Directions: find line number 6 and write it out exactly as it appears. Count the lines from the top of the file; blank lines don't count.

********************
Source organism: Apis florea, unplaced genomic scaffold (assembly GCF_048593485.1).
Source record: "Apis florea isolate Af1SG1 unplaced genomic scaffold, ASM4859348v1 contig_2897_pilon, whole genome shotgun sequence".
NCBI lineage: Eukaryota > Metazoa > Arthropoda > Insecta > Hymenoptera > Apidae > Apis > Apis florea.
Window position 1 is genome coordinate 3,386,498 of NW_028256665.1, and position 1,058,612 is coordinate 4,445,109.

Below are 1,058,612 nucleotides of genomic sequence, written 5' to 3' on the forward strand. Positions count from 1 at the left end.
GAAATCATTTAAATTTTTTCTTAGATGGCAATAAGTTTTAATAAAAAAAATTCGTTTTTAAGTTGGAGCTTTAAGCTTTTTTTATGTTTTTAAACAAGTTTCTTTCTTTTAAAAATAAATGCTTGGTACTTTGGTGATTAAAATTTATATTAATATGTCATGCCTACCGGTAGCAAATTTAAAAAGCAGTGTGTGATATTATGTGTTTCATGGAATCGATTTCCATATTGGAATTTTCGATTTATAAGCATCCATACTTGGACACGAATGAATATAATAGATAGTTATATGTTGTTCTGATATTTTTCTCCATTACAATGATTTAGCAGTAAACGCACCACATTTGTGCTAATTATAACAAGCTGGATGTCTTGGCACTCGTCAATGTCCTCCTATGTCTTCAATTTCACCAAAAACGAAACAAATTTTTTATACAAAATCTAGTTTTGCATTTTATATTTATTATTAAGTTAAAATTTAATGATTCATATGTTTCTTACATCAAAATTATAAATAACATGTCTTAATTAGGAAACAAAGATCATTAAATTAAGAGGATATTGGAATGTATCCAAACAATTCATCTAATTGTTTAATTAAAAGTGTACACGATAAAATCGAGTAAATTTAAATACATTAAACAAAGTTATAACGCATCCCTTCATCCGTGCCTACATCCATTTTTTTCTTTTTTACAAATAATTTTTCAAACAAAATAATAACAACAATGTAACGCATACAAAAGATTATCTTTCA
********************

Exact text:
GAAATCATTTAAATTTTTTCTTAGATGGCAATAAGTTTTAATAAAAAAAATTCGTTTTTAAGTTGGAGCTTTAAGCTTTTTTTATGTTTTTAAACAAGTTTCTTTCTTTTAAAAATAAATGCTTGGTACTTTGGTGATTAAAATTTATATTAATATGTCATGCCTACCGGTAGCAAATTTAAAAAGCAGTGTGTGATATTATGTGTTTCATGGAATCGATTTCCATATTGGAATTTTCGATTTATAAGCATCCATACTTGGACACGAATGAATATAATAGATAGTTATATGTTGTTCTGATATTTTTCTCCATTACAATGATTTAGCAGTAAACGCACCACATTTGTGCTAATTATAACAAGCTGGATGTCTTGGCACTCGTCAATGTCCTCCTATGTCTTCAATTTCACCAAAAACGAAACAAATTTTTTATACAAAATCTAGTTTTGCATTTTATATTTATTATTAAGTTAAAATTTAATGATTCATATGTTTCTTACATCAAAATTATAAATAACATGTCTTAATTAGGAAACAAAGATCATTAAATTAAGAGGATATTGGAATGTATCCAAACAATTCATCTAATTGTTTAATTAAAAGTGTACACGATAAAATCGAGTAAATTTAAATACATTAAACAAAGTTATAACGCATCCCTTCATCCGTGCCTACATCCATTTTTTTCTTTTTTACAAATAATTTTTCAAACAAAATAATAACAACAATGTAACGCATACAAAAGATTATCTTTCA